Wellbeing has dropped dramatically among PQs, according to a
new survey from Hays. Karen Young explains all.
Wellbeing among UK workers has taken a hit during the Covid-19 crisis, as businesses and staff across industries grapple with extraordinary change and ongoing uncertainty.
PQs are no exception to this, as findings from the new Hays Wellbeing Matters report bring to light a deteriorating picture of wellbeing among part qualified accountants. With particular focus on work-life balance and mental health, here’s what this picture looks like and what employers of finance professionals can do to improve wellbeing all round.
Wellbeing takes nosedive
Since lockdown restrictions were enforced earlier this year and many PQs started working remotely, wellbeing has taken a tumble, according to findings in the report.
Almost twothirds (62%) of PQs rated their wellbeing positive before lockdown restrictions, which dropped to just 33% since the lockdown has been in place. Furthermore, those who rated their wellbeing as negative rose from 6% to 27%.
Clearly being under lockdown and having to work remotely is taking its toll on PQs. Accountancy is predominately traditionally an office, desk-based job, so shifting from this to remote working arrangement is a huge adjustment that many have had to make in an unexpectedly short amount of time.
There are many reasons why wellbeing has suffered during lockdown, but the most common answer given by PQs was a lack of social interaction (cited by 27%), followed by feelings of isolation and loneliness (13%). An increase in workload (11%) and boredom (10%) were also factors.
Work-life balance under the spotlight
Work-life balance is important to those in this profession; interestingly, it has increased in importance for more than two in five (43%) PQs since lockdown began. But despite this, over half (52%) rate their work-life balance between average and poor. While the recent passing of the tax year is a demanding time for some PQs and certainly won’t have eased any strained workloads, clearly work-life balance is an issue which needs addressing when it comes to wellbeing.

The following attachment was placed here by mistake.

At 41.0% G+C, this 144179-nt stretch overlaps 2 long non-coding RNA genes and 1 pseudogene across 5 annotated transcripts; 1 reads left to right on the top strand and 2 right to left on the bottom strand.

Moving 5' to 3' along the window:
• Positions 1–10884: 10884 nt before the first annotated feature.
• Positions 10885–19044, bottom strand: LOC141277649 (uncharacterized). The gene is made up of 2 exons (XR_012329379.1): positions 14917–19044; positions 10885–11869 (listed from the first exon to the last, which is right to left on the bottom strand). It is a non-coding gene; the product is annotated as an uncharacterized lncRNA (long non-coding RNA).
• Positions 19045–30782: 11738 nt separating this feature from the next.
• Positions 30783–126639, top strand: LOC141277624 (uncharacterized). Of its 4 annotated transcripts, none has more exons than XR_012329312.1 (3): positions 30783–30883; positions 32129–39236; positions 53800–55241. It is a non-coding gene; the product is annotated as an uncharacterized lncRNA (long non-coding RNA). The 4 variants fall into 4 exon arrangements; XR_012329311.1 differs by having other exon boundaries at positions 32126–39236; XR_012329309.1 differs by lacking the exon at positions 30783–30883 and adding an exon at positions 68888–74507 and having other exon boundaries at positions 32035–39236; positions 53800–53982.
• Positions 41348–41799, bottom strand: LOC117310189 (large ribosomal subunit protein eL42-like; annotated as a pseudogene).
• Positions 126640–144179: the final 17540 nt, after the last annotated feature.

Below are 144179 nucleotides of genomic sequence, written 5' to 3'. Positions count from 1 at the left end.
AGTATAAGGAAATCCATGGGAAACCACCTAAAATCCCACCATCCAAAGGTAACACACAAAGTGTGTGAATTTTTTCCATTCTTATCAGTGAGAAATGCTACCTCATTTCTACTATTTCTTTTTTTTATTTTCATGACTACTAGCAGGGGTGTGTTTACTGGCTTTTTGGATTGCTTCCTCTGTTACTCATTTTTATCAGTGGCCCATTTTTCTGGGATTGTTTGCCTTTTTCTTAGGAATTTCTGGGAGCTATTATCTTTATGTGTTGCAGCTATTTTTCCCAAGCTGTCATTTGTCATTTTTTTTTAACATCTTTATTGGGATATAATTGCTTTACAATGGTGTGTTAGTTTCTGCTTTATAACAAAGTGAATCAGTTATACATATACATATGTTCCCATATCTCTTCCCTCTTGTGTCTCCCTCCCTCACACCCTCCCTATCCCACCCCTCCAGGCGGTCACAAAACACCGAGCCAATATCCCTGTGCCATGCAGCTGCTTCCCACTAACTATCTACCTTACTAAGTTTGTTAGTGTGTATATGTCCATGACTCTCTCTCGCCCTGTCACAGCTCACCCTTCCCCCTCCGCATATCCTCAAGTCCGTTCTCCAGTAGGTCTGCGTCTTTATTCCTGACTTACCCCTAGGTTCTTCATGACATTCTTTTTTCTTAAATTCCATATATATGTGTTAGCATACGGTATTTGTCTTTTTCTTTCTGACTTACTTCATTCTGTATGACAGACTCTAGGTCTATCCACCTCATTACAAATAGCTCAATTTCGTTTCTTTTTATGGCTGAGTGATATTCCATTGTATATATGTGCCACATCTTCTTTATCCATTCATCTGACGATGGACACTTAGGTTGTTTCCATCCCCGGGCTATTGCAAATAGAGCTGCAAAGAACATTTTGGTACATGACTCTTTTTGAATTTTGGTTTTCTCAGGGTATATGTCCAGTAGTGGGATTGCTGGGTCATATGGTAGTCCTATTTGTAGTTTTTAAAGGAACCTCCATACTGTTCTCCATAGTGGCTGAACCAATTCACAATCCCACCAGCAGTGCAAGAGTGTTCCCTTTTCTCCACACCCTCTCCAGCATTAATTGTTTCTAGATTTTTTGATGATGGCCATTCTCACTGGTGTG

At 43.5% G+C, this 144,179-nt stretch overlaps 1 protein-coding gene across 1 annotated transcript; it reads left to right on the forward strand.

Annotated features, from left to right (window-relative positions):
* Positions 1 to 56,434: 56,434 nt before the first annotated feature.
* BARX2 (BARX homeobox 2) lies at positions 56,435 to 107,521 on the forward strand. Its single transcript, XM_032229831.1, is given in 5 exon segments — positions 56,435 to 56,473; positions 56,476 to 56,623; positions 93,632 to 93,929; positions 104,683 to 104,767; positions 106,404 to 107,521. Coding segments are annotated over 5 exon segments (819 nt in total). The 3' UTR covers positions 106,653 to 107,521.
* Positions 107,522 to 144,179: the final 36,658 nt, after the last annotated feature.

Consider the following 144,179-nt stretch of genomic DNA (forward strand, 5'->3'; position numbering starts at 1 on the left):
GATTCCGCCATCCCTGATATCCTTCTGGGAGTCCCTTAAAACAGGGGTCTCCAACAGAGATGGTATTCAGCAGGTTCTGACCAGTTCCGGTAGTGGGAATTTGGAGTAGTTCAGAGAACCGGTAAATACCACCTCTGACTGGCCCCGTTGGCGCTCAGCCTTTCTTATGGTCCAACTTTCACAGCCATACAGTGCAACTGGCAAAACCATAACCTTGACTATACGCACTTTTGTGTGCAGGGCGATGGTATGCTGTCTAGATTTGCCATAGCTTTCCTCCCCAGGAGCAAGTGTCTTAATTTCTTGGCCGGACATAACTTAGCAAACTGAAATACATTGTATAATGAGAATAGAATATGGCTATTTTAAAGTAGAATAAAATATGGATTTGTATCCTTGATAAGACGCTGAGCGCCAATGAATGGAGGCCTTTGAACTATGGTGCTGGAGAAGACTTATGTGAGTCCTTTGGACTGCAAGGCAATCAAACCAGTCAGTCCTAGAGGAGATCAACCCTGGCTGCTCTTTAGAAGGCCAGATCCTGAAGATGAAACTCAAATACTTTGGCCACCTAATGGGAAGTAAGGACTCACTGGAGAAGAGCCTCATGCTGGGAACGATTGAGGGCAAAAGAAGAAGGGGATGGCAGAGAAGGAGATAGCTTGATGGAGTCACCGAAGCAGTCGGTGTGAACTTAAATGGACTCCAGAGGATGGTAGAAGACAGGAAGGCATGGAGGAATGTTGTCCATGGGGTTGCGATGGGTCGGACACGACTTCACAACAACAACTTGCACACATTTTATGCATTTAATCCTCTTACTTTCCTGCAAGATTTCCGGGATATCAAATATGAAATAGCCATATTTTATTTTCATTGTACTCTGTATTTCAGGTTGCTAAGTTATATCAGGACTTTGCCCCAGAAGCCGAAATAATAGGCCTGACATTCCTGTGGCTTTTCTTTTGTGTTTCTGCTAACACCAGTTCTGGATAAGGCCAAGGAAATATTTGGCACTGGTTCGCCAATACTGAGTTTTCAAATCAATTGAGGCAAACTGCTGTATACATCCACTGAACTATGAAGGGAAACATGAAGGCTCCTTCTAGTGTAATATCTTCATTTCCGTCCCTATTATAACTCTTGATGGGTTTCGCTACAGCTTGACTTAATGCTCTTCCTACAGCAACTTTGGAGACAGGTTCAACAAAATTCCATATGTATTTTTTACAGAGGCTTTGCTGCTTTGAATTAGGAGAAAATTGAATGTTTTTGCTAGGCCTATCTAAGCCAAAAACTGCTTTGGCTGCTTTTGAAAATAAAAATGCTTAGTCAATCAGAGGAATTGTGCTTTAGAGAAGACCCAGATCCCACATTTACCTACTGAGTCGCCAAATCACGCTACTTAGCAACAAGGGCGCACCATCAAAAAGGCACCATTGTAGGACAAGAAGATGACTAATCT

In tandem with this, mental health is also under the spotlight as an element of wellbeing which has been impacted by the current environment. Adequate mental health support from an employer has also grown in importance since lockdown (according to 46% of PQs).
As we were reminded in Mental Health Awareness Week in May, it’s vital that we comprehend how to maintain good mental health now more than ever, as it feeds so directly into overall wellbeing.
PQs look to employers for support
What role do employers play in the maintenance of wellbeing, work-life balance and mental health among PQs? What responsibility do they have and how can they best support professionals feeling the effects of lockdown?
Almost three-quarters (71%) of PQs say their employer has a responsibility to look after their wellbeing, yet over half (53%) state that their employer hasn’t provided any wellbeing support during the lockdown. This isn’t the case across the board, however – as of those who said their employer was providing support, close to a fifth (15%) said their employer is offering social activities, followed by counselling (12%) and health (such as an online doctor, also 12%).
These steps are encouraging and it’s positive that professionals are looking to their employers for support during this time. However, to improve wellbeing among PQs, employers could go to greater lengths by putting some of the following measures in place:
• Assess the impact lockdown has had on staff wellbeing through one-to-one interviews or short surveys.
• Schedule in more regular video communication with teams both for business updates and socialising.
• Be flexible with schedules and expectations.
• Offer wellbeing training and resources which are easily accessible by all.
The wellbeing of staff needs to be a top priority for all employers as the impact of the virus is felt on our personal and professional lives.
Although everyone’s experience and situation will be unique, it’s important that steps are taken by employers to support their staff no matter where they’re working and help them maintain wellbeing in what is a challenging time for us all.
• Karen Young, Director of Hays Accountancy & Finance.